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Diagnostics Analytical science, Technology and innovation

Opening a Window into Brain Trauma

Pola Goldberg Oppenheimer (Credit: Headshot supplied by interviewee)

Traumatic brain injury (TBI) is a leading cause of morbidity worldwide and incidence is rising – but point-of-care diagnosis is tricky. Keen to offer an alternative, a group of researchers from The University of Birmingham have designed EyeD – a type of eye-safe laser technology that uses Raman spectroscopy to diagnose TBI. Here, Pola Goldberg Oppenheimer, Professor in Microengineering and Bionanotechnology at The University of Birmingham, tells us more (1).

Why do we need more point-of-care diagnostic methods for traumatic brain injury? 
 

By 2030, the WHO has estimated that TBI will become the third largest cause of neurological disability and deaths worldwide. In the UK, there is approximately one head injury admission every three minutes and two million are living with long-term disabilities – placing a major burden on the NHS. 

When diagnosing TBI, a decision must be made rapidly – making it notoriously hard to diagnose in point-of-care settings. Such a high pressure situation often leads to incorrect patient management, and increases the chance of the patient suffering cognitive or physical impairment. Existing diagnostic methods are woefully inadequate – they are either highly invasive, not sensitive enough, or have long waiting times. Point-of-care technology for TBI does not currently exist. There is, therefore, an urgent need for new technologies to achieve timely intervention through rapid and accurate diagnostics.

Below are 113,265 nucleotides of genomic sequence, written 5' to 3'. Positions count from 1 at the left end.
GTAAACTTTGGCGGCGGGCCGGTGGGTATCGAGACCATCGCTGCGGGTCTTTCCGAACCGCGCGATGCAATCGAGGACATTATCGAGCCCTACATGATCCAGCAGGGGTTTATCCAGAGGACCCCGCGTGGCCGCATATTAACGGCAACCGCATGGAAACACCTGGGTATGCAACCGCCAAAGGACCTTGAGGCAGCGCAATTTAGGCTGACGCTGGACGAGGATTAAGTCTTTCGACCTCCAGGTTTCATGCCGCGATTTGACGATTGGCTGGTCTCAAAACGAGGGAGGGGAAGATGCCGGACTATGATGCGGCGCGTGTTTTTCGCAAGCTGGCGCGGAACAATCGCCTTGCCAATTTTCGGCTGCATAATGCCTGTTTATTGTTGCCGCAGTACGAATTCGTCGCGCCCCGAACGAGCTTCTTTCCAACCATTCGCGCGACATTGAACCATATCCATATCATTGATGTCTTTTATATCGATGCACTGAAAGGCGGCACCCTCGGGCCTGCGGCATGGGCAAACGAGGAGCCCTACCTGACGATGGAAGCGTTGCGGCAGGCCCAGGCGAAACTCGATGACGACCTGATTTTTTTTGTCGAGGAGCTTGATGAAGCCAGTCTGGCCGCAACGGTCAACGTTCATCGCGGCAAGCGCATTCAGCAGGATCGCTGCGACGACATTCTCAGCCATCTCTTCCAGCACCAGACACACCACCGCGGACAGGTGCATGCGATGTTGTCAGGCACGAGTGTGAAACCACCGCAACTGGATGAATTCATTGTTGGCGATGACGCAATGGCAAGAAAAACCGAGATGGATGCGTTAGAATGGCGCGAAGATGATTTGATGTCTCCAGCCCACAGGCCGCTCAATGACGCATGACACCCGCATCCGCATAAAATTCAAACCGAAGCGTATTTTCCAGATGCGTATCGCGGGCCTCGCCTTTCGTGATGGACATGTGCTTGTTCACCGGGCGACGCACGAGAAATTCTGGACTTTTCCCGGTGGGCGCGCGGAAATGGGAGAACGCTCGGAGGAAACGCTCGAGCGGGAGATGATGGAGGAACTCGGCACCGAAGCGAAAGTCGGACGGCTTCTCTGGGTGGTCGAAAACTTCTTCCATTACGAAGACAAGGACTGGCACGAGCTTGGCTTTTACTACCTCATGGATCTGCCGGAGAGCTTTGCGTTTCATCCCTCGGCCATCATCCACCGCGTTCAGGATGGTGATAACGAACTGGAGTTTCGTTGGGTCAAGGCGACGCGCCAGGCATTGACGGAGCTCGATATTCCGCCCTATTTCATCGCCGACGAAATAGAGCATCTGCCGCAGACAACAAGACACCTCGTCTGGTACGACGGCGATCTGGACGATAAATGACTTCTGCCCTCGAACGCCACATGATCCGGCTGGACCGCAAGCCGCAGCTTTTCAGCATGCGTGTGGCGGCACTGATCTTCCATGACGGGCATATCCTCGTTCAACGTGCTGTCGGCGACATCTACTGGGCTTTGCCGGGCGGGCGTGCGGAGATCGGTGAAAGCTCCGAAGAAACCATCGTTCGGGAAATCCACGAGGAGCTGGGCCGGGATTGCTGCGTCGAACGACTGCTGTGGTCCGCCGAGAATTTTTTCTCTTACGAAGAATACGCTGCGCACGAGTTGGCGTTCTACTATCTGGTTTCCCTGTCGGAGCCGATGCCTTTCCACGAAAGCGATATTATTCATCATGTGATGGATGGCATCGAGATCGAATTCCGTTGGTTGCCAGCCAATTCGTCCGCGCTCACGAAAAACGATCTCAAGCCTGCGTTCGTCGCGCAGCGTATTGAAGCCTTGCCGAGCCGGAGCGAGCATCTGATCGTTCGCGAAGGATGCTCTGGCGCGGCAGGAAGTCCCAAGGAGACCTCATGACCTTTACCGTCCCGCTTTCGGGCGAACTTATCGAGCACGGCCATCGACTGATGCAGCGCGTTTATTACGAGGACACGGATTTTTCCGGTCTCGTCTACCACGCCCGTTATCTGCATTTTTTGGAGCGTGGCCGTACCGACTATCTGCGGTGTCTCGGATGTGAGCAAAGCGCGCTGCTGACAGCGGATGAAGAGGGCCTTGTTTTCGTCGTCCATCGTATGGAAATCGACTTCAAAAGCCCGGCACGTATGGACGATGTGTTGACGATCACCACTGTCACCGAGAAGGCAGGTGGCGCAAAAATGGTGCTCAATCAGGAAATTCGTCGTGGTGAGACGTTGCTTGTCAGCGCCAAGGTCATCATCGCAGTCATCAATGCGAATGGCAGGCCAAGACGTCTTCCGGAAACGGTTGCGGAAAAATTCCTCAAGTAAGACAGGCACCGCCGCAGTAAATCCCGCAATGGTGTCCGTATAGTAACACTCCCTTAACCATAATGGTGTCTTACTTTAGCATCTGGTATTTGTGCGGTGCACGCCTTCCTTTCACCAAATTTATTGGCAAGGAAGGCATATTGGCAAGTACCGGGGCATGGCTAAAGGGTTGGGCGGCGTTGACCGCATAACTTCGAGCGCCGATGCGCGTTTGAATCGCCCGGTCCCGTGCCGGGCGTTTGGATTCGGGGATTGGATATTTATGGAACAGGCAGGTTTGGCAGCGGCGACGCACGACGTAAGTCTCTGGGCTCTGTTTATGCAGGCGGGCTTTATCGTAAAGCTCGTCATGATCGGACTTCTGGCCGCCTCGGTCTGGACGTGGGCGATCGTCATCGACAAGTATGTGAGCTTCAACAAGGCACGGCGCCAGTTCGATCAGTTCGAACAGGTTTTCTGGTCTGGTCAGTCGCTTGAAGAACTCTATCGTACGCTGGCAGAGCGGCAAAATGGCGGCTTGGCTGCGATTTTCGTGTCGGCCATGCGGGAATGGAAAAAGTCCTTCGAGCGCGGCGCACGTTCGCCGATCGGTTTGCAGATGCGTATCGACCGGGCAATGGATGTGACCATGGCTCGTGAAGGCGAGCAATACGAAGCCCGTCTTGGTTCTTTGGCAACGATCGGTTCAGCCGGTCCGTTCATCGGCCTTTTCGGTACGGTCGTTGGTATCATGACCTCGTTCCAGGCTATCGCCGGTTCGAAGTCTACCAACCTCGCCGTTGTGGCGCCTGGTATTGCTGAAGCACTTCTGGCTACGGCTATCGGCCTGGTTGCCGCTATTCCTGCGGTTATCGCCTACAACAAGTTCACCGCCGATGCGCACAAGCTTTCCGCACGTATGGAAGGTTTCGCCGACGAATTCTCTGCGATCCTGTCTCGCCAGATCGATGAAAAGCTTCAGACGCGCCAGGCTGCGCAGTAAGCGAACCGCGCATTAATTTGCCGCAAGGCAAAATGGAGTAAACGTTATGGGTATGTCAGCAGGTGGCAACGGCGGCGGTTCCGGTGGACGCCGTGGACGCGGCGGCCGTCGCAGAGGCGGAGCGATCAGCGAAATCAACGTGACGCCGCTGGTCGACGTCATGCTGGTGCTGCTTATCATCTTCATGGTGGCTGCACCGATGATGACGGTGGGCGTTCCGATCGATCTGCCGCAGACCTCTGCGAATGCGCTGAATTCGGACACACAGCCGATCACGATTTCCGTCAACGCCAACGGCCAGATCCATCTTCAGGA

Please describe how EyeD works… 
 

Firstly, we developed a bespoke artificial neural network algorithm – self-optimizing Kohonen index network (SKiNET) – as a generic framework for multivariate analysis that provides dimensionality reduction, feature extraction, and multiclass classification as part of a seamless interface. Using SkiNET, we classified TBI from spectral data and established validation on mouse eyes by detecting and classifying tissue-specific signatures of each anatomical layer on eye sections. SKiNET software integrated in the final device acts as a decision support tool where interpretation of Raman data will be automated and will not require specialist support – dramatically improving the speed and cost of diagnosis.